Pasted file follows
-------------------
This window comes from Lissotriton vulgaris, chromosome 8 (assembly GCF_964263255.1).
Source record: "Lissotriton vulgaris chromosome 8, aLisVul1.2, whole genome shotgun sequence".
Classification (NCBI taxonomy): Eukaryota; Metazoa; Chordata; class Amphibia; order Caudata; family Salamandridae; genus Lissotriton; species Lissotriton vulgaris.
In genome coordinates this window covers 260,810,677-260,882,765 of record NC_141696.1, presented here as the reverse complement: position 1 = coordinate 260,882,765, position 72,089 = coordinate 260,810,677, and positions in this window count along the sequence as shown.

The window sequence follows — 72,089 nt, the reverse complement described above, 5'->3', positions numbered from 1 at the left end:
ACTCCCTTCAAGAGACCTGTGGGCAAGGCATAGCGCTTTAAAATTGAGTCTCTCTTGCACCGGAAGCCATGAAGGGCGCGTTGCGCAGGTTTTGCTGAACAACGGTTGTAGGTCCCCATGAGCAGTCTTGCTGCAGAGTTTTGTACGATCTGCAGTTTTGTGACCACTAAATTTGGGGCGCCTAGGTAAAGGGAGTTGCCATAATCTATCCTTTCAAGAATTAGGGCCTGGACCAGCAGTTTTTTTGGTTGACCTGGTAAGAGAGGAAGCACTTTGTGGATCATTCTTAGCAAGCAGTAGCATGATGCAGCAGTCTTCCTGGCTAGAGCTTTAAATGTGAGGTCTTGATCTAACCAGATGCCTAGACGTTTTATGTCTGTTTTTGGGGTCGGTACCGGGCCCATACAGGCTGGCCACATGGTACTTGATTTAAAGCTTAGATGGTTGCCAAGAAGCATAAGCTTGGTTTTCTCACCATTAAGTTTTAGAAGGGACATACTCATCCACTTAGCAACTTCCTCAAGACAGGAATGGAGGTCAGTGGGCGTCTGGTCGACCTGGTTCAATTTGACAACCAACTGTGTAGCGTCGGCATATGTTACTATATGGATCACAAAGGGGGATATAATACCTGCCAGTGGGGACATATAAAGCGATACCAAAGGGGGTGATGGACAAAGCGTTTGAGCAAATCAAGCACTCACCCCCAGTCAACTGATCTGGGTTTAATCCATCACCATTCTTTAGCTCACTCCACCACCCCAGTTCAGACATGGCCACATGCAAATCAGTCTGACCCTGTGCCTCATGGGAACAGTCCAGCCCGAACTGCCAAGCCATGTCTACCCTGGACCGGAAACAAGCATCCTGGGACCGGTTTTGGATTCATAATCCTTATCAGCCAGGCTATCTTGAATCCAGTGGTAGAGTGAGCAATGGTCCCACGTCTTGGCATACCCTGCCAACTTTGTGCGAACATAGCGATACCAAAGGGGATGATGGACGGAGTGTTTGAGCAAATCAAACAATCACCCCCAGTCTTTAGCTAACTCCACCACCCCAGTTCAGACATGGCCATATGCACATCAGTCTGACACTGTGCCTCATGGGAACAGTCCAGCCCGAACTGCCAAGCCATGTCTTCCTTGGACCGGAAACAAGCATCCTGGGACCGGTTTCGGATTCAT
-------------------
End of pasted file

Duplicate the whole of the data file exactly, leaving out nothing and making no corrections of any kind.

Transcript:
This window comes from Lissotriton vulgaris, chromosome 8 (assembly GCF_964263255.1).
Source record: "Lissotriton vulgaris chromosome 8, aLisVul1.2, whole genome shotgun sequence".
Classification (NCBI taxonomy): Eukaryota; Metazoa; Chordata; class Amphibia; order Caudata; family Salamandridae; genus Lissotriton; species Lissotriton vulgaris.
In genome coordinates this window covers 260,810,677-260,882,765 of record NC_141696.1, presented here as the reverse complement: position 1 = coordinate 260,882,765, position 72,089 = coordinate 260,810,677, and positions in this window count along the sequence as shown.

The window sequence follows — 72,089 nt, the reverse complement described above, 5'->3', positions numbered from 1 at the left end:
ACTCCCTTCAAGAGACCTGTGGGCAAGGCATAGCGCTTTAAAATTGAGTCTCTCTTGCACCGGAAGCCATGAAGGGCGCGTTGCGCAGGTTTTGCTGAACAACGGTTGTAGGTCCCCATGAGCAGTCTTGCTGCAGAGTTTTGTACGATCTGCAGTTTTGTGACCACTAAATTTGGGGCGCCTAGGTAAAGGGAGTTGCCATAATCTATCCTTTCAAGAATTAGGGCCTGGACCAGCAGTTTTTTTGGTTGACCTGGTAAGAGAGGAAGCACTTTGTGGATCATTCTTAGCAAGCAGTAGCATGATGCAGCAGTCTTCCTGGCTAGAGCTTTAAATGTGAGGTCTTGATCTAACCAGATGCCTAGACGTTTTATGTCTGTTTTTGGGGTCGGTACCGGGCCCATACAGGCTGGCCACATGGTACTTGATTTAAAGCTTAGATGGTTGCCAAGAAGCATAAGCTTGGTTTTCTCACCATTAAGTTTTAGAAGGGACATACTCATCCACTTAGCAACTTCCTCAAGACAGGAATGGAGGTCAGTGGGCGTCTGGTCGACCTGGTTCAATTTGACAACCAACTGTGTAGCGTCGGCATATGTTACTATATGGATCACAAAGGGGGATATAATACCTGCCAGTGGGGACATATAAAGCGATACCAAAGGGGGTGATGGACAAAGCGTTTGAGCAAATCAAGCACTCACCCCCAGTCAACTGATCTGGGTTTAATCCATCACCATTCTTTAGCTCACTCCACCACCCCAGTTCAGACATGGCCACATGCAAATCAGTCTGACCCTGTGCCTCATGGGAACAGTCCAGCCCGAACTGCCAAGCCATGTCTACCCTGGACCGGAAACAAGCATCCTGGGACCGGTTTTGGATTCATAATCCTTATCAGCCAGGCTATCTTGAATCCAGTGGTAGAGTGAGCAATGGTCCCACGTCTTGGCATACCCTGCCAACTTTGTGCGAACATAGCGATACCAAAGGGGATGATGGACGGAGTGTTTGAGCAAATCAAACAATCACCCCCAGTCTTTAGCTAACTCCACCACCCCAGTTCAGACATGGCCATATGCACATCAGTCTGACACTGTGCCTCATGGGAACAGTCCAGCCCGAACTGCCAAGCCATGTCTTCCTTGGACCGGAAACAAGCATCCTGGGACCGGTTTCGGATTCAT